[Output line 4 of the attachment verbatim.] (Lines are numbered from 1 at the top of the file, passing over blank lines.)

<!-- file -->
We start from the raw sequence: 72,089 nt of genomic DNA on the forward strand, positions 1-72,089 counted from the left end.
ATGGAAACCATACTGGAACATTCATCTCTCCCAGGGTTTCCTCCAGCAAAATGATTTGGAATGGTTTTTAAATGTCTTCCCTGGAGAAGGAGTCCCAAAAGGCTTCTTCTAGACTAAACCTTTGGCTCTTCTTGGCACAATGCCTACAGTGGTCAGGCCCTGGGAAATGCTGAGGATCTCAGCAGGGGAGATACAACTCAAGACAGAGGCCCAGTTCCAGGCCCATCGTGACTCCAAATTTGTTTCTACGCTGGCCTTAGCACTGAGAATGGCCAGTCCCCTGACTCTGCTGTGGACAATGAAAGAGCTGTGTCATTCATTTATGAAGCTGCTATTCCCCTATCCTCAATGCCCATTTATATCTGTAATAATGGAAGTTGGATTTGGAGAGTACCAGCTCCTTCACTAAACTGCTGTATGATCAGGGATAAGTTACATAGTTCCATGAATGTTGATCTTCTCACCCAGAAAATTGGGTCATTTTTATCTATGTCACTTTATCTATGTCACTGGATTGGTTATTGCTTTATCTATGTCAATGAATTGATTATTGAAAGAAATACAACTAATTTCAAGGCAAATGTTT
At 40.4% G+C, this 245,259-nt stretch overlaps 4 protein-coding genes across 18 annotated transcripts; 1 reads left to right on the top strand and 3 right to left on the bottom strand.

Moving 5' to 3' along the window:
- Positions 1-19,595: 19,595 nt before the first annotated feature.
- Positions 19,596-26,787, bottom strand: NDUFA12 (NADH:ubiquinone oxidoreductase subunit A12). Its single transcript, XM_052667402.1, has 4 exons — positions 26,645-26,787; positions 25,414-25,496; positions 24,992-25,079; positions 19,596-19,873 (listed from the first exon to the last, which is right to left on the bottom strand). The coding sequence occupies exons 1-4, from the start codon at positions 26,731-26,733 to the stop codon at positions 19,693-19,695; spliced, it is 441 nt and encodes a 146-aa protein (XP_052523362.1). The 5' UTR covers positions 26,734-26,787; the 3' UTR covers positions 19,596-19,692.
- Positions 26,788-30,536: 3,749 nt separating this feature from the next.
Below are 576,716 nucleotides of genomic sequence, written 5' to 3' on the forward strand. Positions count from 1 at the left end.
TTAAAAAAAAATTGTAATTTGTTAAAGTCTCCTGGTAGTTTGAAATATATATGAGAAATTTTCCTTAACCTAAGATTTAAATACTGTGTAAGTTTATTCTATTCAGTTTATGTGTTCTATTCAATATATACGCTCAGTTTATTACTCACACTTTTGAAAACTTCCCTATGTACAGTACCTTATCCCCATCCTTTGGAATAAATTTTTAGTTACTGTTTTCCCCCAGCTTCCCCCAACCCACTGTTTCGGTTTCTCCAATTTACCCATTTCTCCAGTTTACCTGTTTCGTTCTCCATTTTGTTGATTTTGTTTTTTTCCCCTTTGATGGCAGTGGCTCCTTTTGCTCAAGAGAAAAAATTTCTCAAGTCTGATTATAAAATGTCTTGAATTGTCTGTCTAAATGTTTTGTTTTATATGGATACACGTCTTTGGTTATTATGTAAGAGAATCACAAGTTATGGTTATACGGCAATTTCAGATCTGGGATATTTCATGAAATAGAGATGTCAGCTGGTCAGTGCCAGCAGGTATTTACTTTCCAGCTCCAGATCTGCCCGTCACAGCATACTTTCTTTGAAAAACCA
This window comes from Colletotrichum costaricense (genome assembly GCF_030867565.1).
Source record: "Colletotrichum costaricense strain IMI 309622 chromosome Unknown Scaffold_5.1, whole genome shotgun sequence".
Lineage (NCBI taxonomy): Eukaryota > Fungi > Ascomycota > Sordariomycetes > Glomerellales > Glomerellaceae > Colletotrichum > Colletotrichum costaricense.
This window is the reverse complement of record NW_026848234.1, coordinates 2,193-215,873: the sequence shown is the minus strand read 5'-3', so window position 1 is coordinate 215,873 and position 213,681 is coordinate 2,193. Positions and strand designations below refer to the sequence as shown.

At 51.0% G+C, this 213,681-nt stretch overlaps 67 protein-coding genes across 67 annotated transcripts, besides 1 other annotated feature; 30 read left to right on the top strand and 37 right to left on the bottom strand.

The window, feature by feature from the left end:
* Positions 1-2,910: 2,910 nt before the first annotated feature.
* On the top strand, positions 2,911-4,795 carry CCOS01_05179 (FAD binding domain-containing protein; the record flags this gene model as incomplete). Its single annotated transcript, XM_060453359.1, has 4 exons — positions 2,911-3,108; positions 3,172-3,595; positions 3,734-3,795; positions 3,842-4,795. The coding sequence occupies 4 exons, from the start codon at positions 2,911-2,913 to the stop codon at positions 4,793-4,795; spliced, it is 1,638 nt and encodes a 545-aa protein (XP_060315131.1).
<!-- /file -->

Moving 5' to 3' along the window: